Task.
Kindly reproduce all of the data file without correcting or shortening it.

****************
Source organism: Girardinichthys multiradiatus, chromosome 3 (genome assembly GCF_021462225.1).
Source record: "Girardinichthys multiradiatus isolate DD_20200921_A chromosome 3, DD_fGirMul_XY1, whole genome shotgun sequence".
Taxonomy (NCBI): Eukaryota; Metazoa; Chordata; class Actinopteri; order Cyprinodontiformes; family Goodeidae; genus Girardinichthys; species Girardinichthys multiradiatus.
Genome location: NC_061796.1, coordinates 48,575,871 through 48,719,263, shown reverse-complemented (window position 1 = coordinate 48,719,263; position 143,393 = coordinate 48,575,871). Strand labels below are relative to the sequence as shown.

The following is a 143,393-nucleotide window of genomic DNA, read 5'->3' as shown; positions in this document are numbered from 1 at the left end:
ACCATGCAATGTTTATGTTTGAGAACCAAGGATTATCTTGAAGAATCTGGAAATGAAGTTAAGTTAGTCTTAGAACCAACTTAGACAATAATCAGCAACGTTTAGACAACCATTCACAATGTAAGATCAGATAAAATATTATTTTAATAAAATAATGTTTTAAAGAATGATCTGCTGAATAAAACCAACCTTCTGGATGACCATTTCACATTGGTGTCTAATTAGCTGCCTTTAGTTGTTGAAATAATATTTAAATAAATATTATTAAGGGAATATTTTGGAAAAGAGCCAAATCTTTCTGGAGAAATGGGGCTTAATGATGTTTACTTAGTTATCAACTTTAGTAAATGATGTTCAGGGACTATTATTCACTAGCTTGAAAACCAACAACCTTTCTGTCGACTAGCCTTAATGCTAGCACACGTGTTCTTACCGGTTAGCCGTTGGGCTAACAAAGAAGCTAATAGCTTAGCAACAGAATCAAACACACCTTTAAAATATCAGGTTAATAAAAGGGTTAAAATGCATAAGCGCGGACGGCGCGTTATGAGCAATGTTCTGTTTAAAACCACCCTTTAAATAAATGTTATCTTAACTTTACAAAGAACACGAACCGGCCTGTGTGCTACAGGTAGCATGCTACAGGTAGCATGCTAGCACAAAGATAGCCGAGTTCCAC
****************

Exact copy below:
Source organism: Girardinichthys multiradiatus, chromosome 3 (genome assembly GCF_021462225.1).
Source record: "Girardinichthys multiradiatus isolate DD_20200921_A chromosome 3, DD_fGirMul_XY1, whole genome shotgun sequence".
Taxonomy (NCBI): Eukaryota; Metazoa; Chordata; class Actinopteri; order Cyprinodontiformes; family Goodeidae; genus Girardinichthys; species Girardinichthys multiradiatus.
Genome location: NC_061796.1, coordinates 48,575,871 through 48,719,263, shown reverse-complemented (window position 1 = coordinate 48,719,263; position 143,393 = coordinate 48,575,871). Strand labels below are relative to the sequence as shown.

The following is a 143,393-nucleotide window of genomic DNA, read 5'->3' as shown; positions in this document are numbered from 1 at the left end:
ACCATGCAATGTTTATGTTTGAGAACCAAGGATTATCTTGAAGAATCTGGAAATGAAGTTAAGTTAGTCTTAGAACCAACTTAGACAATAATCAGCAACGTTTAGACAACCATTCACAATGTAAGATCAGATAAAATATTATTTTAATAAAATAATGTTTTAAAGAATGATCTGCTGAATAAAACCAACCTTCTGGATGACCATTTCACATTGGTGTCTAATTAGCTGCCTTTAGTTGTTGAAATAATATTTAAATAAATATTATTAAGGGAATATTTTGGAAAAGAGCCAAATCTTTCTGGAGAAATGGGGCTTAATGATGTTTACTTAGTTATCAACTTTAGTAAATGATGTTCAGGGACTATTATTCACTAGCTTGAAAACCAACAACCTTTCTGTCGACTAGCCTTAATGCTAGCACACGTGTTCTTACCGGTTAGCCGTTGGGCTAACAAAGAAGCTAATAGCTTAGCAACAGAATCAAACACACCTTTAAAATATCAGGTTAATAAAAGGGTTAAAATGCATAAGCGCGGACGGCGCGTTATGAGCAATGTTCTGTTTAAAACCACCCTTTAAATAAATGTTATCTTAACTTTACAAAGAACACGAACCGGCCTGTGTGCTACAGGTAGCATGCTACAGGTAGCATGCTAGCACAAAGATAGCCGAGTTCCAC